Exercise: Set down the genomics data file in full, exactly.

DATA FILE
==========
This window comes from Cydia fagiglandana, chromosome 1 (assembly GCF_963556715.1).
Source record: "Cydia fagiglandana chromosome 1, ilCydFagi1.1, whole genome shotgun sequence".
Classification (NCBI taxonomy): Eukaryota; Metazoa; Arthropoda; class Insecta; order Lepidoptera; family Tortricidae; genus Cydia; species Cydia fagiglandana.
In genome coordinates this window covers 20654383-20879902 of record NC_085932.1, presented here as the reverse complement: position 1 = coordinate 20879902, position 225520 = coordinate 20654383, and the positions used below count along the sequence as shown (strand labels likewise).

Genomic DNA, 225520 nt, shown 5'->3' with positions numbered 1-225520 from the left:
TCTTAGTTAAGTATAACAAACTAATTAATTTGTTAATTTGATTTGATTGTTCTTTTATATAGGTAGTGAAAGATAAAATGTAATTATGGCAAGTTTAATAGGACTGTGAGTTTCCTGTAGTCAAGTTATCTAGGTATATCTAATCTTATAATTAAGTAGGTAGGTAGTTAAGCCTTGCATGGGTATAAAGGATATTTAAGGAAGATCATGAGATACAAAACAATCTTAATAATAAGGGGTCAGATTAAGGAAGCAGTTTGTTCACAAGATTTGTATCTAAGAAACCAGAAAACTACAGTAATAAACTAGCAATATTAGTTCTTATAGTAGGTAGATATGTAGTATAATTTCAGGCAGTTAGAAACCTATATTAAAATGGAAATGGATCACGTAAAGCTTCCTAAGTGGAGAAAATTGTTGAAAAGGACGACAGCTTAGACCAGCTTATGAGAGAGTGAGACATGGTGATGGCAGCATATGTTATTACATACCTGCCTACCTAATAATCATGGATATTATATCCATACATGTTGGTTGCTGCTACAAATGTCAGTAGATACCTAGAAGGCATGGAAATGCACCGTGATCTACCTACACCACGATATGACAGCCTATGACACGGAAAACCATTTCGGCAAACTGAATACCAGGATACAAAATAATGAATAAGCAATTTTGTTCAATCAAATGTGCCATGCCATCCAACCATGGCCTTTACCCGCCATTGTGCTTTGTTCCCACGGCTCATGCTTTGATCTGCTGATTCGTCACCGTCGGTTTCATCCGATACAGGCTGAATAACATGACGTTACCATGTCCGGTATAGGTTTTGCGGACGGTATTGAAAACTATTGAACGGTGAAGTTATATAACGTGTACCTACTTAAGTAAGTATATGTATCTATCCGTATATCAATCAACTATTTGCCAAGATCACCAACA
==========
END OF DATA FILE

This window comes from Cydia fagiglandana, chromosome 1 (assembly GCF_963556715.1).
Source record: "Cydia fagiglandana chromosome 1, ilCydFagi1.1, whole genome shotgun sequence".
Classification (NCBI taxonomy): Eukaryota; Metazoa; Arthropoda; class Insecta; order Lepidoptera; family Tortricidae; genus Cydia; species Cydia fagiglandana.
In genome coordinates this window covers 20654383-20879902 of record NC_085932.1, presented here as the reverse complement: position 1 = coordinate 20879902, position 225520 = coordinate 20654383, and the positions used below count along the sequence as shown (strand labels likewise).

Genomic DNA, 225520 nt, shown 5'->3' with positions numbered 1-225520 from the left:
TCTTAGTTAAGTATAACAAACTAATTAATTTGTTAATTTGATTTGATTGTTCTTTTATATAGGTAGTGAAAGATAAAATGTAATTATGGCAAGTTTAATAGGACTGTGAGTTTCCTGTAGTCAAGTTATCTAGGTATATCTAATCTTATAATTAAGTAGGTAGGTAGTTAAGCCTTGCATGGGTATAAAGGATATTTAAGGAAGATCATGAGATACAAAACAATCTTAATAATAAGGGGTCAGATTAAGGAAGCAGTTTGTTCACAAGATTTGTATCTAAGAAACCAGAAAACTACAGTAATAAACTAGCAATATTAGTTCTTATAGTAGGTAGATATGTAGTATAATTTCAGGCAGTTAGAAACCTATATTAAAATGGAAATGGATCACGTAAAGCTTCCTAAGTGGAGAAAATTGTTGAAAAGGACGACAGCTTAGACCAGCTTATGAGAGAGTGAGACATGGTGATGGCAGCATATGTTATTACATACCTGCCTACCTAATAATCATGGATATTATATCCATACATGTTGGTTGCTGCTACAAATGTCAGTAGATACCTAGAAGGCATGGAAATGCACCGTGATCTACCTACACCACGATATGACAGCCTATGACACGGAAAACCATTTCGGCAAACTGAATACCAGGATACAAAATAATGAATAAGCAATTTTGTTCAATCAAATGTGCCATGCCATCCAACCATGGCCTTTACCCGCCATTGTGCTTTGTTCCCACGGCTCATGCTTTGATCTGCTGATTCGTCACCGTCGGTTTCATCCGATACAGGCTGAATAACATGACGTTACCATGTCCGGTATAGGTTTTGCGGACGGTATTGAAAACTATTGAACGGTGAAGTTATATAACGTGTACCTACTTAAGTAAGTATATGTATCTATCCGTATATCAATCAACTATTTGCCAAGATCACCAACA